Biological competition: Decision rules, pattern formation, and oscillations

Author(s): Grossberg, S. |

Year: 1980

Citation: Proceedings of the National Academy of Sciences, 77, 2338-2342

Abstract: Competition solves a universal problem about pattern processing by cellular systems. Competition allows cells to automatically retune their sensitivity to avoid noise and saturation effects. All competitive systems induce decision schemes that permit them to be classified. Systems are identified that achieve global pattern formation, or decision-making, no matter how their parameters are chosen. Oscillations can occur due to contradictions in a systelJll decision scheme.T he pattern formation and oscillation results are extreme examples of a complementarity principle that seems to hold for competitive systems. Nonlinear competitive systems can sometimes appear, to a macroscopic observer, to have linear and cooperative properties, although the two types of systems are not equivalent. This observation is relevant to theories about the evolutionary transition from competitive to cooperative behavior.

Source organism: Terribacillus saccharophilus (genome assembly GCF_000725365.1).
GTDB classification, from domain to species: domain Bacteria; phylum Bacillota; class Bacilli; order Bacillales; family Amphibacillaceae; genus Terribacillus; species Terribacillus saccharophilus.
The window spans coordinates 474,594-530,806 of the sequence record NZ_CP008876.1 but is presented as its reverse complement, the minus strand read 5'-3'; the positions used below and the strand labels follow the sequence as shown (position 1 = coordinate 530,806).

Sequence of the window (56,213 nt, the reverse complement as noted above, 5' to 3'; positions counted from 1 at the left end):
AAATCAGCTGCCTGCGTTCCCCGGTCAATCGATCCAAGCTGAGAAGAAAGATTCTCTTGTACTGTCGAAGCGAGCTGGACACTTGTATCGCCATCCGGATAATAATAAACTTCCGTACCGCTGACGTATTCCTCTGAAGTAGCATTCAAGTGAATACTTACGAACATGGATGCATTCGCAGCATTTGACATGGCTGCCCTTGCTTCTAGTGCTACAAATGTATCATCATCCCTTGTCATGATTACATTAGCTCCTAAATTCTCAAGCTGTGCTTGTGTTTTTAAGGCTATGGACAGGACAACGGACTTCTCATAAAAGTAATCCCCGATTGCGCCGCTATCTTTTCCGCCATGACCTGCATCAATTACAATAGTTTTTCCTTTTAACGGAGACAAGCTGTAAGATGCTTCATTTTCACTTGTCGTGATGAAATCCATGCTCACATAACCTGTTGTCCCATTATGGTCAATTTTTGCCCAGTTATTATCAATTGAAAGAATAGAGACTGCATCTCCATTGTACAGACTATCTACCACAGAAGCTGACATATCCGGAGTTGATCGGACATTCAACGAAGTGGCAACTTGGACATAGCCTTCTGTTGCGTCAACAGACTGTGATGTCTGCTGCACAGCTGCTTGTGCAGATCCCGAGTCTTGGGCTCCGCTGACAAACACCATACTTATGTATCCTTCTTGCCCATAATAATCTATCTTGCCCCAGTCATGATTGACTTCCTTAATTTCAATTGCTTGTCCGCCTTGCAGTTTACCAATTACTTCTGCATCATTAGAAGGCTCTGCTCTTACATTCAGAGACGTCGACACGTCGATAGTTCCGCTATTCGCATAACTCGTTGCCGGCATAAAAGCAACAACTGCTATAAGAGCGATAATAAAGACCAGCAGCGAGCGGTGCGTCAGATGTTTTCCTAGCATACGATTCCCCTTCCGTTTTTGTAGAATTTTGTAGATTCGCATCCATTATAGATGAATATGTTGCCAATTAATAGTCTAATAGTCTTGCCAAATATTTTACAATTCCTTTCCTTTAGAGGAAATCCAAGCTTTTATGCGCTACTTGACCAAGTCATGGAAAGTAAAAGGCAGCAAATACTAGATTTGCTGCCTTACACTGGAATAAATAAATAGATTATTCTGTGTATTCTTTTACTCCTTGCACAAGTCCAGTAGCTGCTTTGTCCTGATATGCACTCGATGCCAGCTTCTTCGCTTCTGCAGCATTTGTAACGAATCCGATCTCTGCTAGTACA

Topics: Biological Learning, Models: Other,

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